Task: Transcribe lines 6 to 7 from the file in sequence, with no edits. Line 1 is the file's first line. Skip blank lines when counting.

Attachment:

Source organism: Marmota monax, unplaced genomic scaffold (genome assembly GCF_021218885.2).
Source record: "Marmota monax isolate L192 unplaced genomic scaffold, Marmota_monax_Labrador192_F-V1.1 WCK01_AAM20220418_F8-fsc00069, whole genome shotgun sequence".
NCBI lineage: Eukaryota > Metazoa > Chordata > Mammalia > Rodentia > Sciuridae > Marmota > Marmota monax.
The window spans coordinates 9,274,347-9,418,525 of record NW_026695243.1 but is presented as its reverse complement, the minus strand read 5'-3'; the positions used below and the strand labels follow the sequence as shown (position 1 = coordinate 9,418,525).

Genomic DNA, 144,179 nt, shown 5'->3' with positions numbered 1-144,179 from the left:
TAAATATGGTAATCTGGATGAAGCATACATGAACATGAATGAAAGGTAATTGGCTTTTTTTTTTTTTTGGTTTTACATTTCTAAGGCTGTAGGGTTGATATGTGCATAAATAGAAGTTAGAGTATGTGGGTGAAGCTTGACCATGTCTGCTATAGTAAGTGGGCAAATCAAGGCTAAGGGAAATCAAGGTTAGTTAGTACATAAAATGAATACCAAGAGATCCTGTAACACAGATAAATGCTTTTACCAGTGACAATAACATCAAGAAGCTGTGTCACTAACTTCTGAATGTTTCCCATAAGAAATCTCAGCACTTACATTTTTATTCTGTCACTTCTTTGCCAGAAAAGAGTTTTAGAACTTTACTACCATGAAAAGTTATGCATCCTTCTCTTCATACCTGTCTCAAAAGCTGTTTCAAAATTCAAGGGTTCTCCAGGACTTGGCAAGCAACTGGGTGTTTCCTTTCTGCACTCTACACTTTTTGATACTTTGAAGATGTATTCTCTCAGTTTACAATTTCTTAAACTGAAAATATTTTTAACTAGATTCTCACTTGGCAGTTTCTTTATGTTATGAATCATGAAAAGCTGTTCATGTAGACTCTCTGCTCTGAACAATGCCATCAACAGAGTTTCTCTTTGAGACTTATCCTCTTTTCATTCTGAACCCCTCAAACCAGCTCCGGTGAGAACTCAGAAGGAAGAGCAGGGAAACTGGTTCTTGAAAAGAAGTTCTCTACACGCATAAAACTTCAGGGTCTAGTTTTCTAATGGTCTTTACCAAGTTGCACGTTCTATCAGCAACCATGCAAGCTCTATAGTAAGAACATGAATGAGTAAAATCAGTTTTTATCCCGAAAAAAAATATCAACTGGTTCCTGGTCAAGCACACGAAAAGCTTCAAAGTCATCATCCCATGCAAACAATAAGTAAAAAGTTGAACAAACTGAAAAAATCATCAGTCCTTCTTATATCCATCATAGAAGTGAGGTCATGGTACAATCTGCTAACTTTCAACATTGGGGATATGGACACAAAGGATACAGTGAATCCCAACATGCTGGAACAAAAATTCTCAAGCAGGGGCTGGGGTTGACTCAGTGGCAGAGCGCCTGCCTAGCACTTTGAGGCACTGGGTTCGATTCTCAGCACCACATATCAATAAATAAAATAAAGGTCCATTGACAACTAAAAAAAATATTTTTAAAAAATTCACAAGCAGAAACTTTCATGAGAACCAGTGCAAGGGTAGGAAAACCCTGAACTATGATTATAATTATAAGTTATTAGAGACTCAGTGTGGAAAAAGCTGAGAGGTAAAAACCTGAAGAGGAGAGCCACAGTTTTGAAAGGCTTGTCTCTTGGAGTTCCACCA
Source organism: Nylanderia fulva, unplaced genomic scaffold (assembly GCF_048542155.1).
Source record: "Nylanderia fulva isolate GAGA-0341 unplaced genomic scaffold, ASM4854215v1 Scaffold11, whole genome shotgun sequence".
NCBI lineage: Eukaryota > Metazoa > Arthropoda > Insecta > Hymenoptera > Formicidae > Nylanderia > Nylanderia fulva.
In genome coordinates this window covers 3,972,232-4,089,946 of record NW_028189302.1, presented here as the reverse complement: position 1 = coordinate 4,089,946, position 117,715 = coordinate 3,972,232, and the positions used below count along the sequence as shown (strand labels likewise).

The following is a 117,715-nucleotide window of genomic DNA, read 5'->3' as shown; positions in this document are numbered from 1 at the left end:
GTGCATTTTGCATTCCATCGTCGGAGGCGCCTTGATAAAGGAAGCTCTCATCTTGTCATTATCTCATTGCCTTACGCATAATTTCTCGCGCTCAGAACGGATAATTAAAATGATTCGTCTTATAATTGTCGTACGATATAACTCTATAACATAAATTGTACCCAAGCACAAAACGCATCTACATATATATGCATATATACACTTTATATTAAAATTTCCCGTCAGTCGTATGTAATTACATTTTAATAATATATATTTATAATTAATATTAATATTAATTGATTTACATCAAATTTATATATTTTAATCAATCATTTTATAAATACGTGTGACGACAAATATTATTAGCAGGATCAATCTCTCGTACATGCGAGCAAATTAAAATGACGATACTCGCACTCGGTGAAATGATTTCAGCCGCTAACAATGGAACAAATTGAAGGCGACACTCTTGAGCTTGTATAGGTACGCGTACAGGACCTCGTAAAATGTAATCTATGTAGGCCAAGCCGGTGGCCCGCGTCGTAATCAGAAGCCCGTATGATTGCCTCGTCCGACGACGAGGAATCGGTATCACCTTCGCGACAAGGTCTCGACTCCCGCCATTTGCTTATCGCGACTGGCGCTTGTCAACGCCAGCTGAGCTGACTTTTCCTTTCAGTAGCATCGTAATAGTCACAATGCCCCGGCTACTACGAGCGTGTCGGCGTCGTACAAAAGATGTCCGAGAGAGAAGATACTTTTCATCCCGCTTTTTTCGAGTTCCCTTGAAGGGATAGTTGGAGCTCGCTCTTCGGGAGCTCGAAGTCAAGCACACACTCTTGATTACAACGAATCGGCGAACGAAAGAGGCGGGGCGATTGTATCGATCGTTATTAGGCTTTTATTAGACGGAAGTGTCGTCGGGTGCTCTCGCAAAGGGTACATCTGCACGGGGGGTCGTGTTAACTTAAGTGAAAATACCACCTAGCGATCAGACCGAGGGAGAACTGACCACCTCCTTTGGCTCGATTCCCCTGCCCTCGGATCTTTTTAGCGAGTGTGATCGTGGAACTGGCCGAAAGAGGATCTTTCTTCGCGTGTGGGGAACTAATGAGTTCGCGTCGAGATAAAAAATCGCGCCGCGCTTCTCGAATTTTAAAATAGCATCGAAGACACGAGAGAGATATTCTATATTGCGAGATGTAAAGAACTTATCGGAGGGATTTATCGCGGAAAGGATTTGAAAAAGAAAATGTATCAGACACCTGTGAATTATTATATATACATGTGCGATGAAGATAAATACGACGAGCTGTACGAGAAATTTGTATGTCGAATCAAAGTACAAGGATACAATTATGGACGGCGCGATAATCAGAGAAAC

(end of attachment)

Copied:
TAAATATGGTAATCTGGATGAAGCATACATGAACATGAATGAAAGGTAATTGGCTTTTTTTTTTTTTTGGTTTTACATTTCTAAGGCTGTAGGGTTGATATGTGCATAAATAGAAGTTAGAGTATGTGGGTGAAGCTTGACCATGTCTGCTATAGTAAGTGGGCAAATCAAGGCTAAGGGAAATCAAGGTTAGTTAGTACATAAAATGAATACCAAGAGATCCTGTAACACAGATAAATGCTTTTACCAGTGACAATAACATCAAGAAGCTGTGTCACTAACTTCTGAATGTTTCCCATAAGAAATCTCAGCACTTACATTTTTATTCTGTCACTTCTTTGCCAGAAAAGAGTTTTAGAACTTTACTACCATGAAAAGTTATGCATCCTTCTCTTCATACCTGTCTCAAAAGCTGTTTCAAAATTCAAGGGTTCTCCAGGACTTGGCAAGCAACTGGGTGTTTCCTTTCTGCACTCTACACTTTTTGATACTTTGAAGATGTATTCTCTCAGTTTACAATTTCTTAAACTGAAAATATTTTTAACTAGATTCTCACTTGGCAGTTTCTTTATGTTATGAATCATGAAAAGCTGTTCATGTAGACTCTCTGCTCTGAACAATGCCATCAACAGAGTTTCTCTTTGAGACTTATCCTCTTTTCATTCTGAACCCCTCAAACCAGCTCCGGTGAGAACTCAGAAGGAAGAGCAGGGAAACTGGTTCTTGAAAAGAAGTTCTCTACACGCATAAAACTTCAGGGTCTAGTTTTCTAATGGTCTTTACCAAGTTGCACGTTCTATCAGCAACCATGCAAGCTCTATAGTAAGAACATGAATGAGTAAAATCAGTTTTTATCCCGAAAAAAAATATCAACTGGTTCCTGGTCAAGCACACGAAAAGCTTCAAAGTCATCATCCCATGCAAACAATAAGTAAAAAGTTGAACAAACTGAAAAAATCATCAGTCCTTCTTATATCCATCATAGAAGTGAGGTCATGGTACAATCTGCTAACTTTCAACATTGGGGATATGGACACAAAGGATACAGTGAATCCCAACATGCTGGAACAAAAATTCTCAAGCAGGGGCTGGGGTTGACTCAGTGGCAGAGCGCCTGCCTAGCACTTTGAGGCACTGGGTTCGATTCTCAGCACCACATATCAATAAATAAAATAAAGGTCCATTGACAACTAAAAAAAATATTTTTAAAAAATTCACAAGCAGAAACTTTCATGAGAACCAGTGCAAGGGTAGGAAAACCCTGAACTATGATTATAATTATAAGTTATTAGAGACTCAGTGTGGAAAAAGCTGAGAGGTAAAAACCTGAAGAGGAGAGCCACAGTTTTGAAAGGCTTGTCTCTTGGAGTTCCACCA
Source organism: Nylanderia fulva, unplaced genomic scaffold (assembly GCF_048542155.1).